Your child has been busily adding new words to her vocabulary for years now. In fact, just yesterday, she used the word vehicle instead of car, and you marveled at how much she has retained and how grown up she’s getting.
But have you thought about your child’s emotional vocabulary? Expanding an emotional vocabulary is something that children need help with. Learn why it’s important for your child to have an emotional vocabulary, and what you can do to expand it.
What Is an Emotional Vocabulary?
Your child’s emotional vocabulary is the collection of words he can access to describe how he or someone else is feeling. Most children understand words like “happy,” “sad,” and “angry,” but they often don’t have an extensive vocabulary to describe their other feelings accurately. This can lead to acting out in other ways — biting, hitting, throwing, etc.
When children can more accurately tell you how they are feeling, they are empowered to control and manage their own feelings better. Likewise, when they can read the emotional cues of other people, they can interact in more appropriate ways, leading to better social situations.
Emotional Vocabulary Needs to Be Taught
This is not a subject where we should assume our children will pick up the necessary components by osmosis. Children need to be taught emotional vocabularies. Telling your child to “use your words” when she hasn’t been taught the appropriate words to use will only leave her confused and frustrated.
There are many ways to build your child’s emotional vocabulary. Try one or two this week!
Make Sure You Have an Emotional Vocabulary
First things first, make sure you understand what you’re going to be teaching. Do you have an extensive emotional vocabulary, or do you resort to the same basic adjectives or behaviors to express your emotions? If your lawnmower keeps jamming, do you curse and scream? Or do you tell yourself you’re frustrated and worried you won’t get the lawn mowed before it gets dark?
There’s no shame if your answer fell closer to the curse and scream spectrum. Our culture hasn’t done a good job of allowing us to have a range of emotions. As parents, it’s important we take the time to understand our emotions, label them, and let ourselves feel them. This will not only allow us to have more empathy and patience for our children’s emotions, it will give us a greater vocabulary to teach our children.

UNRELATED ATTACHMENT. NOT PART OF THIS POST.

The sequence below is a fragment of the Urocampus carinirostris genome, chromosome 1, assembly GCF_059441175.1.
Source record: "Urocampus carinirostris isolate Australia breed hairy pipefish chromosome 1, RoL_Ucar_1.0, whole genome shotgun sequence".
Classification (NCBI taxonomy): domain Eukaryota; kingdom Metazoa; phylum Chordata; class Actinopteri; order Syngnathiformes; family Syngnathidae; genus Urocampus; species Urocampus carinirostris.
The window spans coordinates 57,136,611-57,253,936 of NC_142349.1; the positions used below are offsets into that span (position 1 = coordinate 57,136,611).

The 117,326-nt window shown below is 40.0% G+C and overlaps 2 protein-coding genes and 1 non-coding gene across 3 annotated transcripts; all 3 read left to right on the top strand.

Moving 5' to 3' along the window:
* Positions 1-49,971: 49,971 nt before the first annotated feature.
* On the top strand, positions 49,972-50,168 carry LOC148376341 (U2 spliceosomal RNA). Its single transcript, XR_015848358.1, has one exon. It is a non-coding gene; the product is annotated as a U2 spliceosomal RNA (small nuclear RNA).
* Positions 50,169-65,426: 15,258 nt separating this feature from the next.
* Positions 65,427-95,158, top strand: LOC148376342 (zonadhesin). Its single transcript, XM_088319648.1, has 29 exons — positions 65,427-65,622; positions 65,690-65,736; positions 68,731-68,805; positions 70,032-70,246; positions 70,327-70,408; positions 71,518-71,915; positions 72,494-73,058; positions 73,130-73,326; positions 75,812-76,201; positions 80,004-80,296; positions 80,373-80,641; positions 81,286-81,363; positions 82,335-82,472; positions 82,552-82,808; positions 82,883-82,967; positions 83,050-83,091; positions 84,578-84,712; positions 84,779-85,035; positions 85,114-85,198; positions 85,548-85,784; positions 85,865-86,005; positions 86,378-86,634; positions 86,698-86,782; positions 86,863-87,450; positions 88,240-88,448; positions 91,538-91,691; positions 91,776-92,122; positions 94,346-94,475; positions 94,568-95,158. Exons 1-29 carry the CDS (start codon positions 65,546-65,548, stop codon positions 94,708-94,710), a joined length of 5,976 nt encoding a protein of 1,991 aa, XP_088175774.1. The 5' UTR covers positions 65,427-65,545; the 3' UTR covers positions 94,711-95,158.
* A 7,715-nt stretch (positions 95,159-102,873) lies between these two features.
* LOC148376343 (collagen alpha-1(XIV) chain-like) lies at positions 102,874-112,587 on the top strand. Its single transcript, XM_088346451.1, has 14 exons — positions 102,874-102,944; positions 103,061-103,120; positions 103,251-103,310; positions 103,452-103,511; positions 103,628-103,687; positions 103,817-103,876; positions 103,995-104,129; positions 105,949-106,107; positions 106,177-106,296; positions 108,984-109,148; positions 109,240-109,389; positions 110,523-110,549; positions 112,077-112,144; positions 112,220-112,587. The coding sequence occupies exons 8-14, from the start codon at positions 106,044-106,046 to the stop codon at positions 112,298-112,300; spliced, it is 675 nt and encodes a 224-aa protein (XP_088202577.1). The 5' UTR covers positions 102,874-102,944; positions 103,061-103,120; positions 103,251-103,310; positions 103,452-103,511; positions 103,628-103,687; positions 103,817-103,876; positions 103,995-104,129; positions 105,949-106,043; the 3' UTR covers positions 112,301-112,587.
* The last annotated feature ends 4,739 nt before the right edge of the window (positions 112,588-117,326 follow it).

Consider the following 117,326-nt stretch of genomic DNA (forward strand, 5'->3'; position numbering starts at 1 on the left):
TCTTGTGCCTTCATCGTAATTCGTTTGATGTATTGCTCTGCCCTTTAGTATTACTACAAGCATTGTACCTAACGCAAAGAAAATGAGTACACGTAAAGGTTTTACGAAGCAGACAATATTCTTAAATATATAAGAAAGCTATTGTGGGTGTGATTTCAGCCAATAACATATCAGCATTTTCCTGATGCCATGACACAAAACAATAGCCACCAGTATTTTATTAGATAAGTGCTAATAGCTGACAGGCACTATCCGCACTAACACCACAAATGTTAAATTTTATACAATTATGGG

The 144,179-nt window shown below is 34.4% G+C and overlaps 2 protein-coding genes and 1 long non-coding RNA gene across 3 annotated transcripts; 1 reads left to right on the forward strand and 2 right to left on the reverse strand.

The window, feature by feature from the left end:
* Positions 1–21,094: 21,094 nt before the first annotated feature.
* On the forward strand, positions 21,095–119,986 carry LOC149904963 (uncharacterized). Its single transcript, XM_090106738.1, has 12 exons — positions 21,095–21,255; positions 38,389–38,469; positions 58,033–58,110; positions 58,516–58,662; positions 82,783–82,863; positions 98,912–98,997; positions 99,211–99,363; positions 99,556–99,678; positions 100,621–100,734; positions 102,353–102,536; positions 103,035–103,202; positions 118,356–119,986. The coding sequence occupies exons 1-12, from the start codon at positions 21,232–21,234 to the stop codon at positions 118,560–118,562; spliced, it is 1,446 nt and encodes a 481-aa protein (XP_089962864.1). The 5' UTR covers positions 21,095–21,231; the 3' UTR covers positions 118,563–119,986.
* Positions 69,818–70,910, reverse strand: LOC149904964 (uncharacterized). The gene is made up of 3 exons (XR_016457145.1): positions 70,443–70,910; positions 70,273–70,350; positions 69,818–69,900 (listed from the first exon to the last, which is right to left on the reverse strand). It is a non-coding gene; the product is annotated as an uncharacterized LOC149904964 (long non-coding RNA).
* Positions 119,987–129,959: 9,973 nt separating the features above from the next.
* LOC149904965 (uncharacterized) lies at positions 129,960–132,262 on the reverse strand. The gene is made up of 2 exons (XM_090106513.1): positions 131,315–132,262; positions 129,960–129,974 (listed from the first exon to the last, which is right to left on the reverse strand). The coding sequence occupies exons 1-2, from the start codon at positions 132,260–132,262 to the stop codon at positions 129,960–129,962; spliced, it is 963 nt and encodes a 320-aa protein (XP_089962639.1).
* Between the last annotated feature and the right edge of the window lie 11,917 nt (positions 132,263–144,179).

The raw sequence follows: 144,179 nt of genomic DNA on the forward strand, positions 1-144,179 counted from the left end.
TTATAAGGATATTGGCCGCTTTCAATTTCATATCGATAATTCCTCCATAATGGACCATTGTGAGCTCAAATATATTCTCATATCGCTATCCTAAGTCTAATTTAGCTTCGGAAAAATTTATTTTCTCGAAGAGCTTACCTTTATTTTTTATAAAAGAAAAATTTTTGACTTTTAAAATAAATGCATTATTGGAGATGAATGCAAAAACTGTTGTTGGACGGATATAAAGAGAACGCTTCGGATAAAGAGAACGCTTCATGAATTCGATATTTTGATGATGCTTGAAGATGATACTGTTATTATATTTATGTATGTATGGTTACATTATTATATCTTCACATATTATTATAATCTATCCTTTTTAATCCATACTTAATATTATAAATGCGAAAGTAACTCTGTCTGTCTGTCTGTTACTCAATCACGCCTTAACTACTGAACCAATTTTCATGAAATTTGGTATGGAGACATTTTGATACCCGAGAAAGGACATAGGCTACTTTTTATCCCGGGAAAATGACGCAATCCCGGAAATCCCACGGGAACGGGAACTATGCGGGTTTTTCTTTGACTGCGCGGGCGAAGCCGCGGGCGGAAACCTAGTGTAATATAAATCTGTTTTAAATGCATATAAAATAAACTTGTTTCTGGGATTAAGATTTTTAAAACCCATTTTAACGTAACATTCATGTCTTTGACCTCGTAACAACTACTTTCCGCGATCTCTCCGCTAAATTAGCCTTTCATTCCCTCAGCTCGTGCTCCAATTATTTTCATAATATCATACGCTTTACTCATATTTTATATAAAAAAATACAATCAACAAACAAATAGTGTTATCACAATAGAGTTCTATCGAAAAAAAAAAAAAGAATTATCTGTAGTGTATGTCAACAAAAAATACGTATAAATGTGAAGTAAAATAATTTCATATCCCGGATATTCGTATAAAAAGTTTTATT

And remember — kids are always watching. When you express your emotions in a healthy way, they’ll try to do the same!
Label the Emotion
Label emotions so children can build their emotional vocabulary. Name what your child might be feeling. “You’re feeling sad because Daddy has to finish cooking dinner and can’t hold you. That makes you feel lonely, doesn’t it?”
Name emotions you see in other people as well. “Your brother is smiling and laughing on the trampoline. He must be feeling happy!”
Identify Emotions in Books
Picture books are a perfect place to learn about and identify emotions. As you read a story to your child, pause occasionally to point to a face. “Gretel looks worried, doesn’t she? I bet she doesn’t know what to do next.”
Play emotion charades, in which one of you has to act out a certain emotion and the other one guesses.
Make faces at each other and guess what emotion each person is trying to convey.
Make sounds that go along with emotions, and guess which emotion the sounds match. (“Yippee!” for excited, blowing air out of your mouth for frustrated, “Grrr” for angry, etc.)
Let your child illustrate different emotions by asking your child to draw a person who is cheerful, furious, afraid, grateful, joyful, loving, etc.
Turn on some music and ask your child to tell you what emotion he is feeling as he listens. Have him select a color of paint, crayon, or marker and draw, paint, or color as he feels the emotion of the music.
Make a feelings collage by cutting out pictures from magazines.
Talk about actions that go along with feelings — and then perform those actions. For example, frustrated might make us feel like balling up our fists and stomping. Joyful might make us feel like leaping lightly around the room.
Play music, and ask your child to identify an emotion that she feels through the music. Then ask her to move or dance with that emotion in mind.
This is especially helpful if your child tends to have a consistent problem. For example, if a child at preschool tends to take your child’s toy, you can talk about the feelings your child might feel when it happens. Then, you can talk about helpful and unhelpful ways to react. You can then role play the scenario, with your child choosing one of the helpful ways to react. Identify the feelings your child might feel after choosing a helpful method.
Some Helpful Emotion Words
Remember, there are so many more emotions to talk about than happy, sad, and angry!
Use this list to help expand both your and your child’s emotional vocabulary:
At UDA Creative Arts Preschool, we work to help children identify their emotions and express them in healthy ways. Give us a call at (801) 523-5930, or sign up to come to one of our open houses.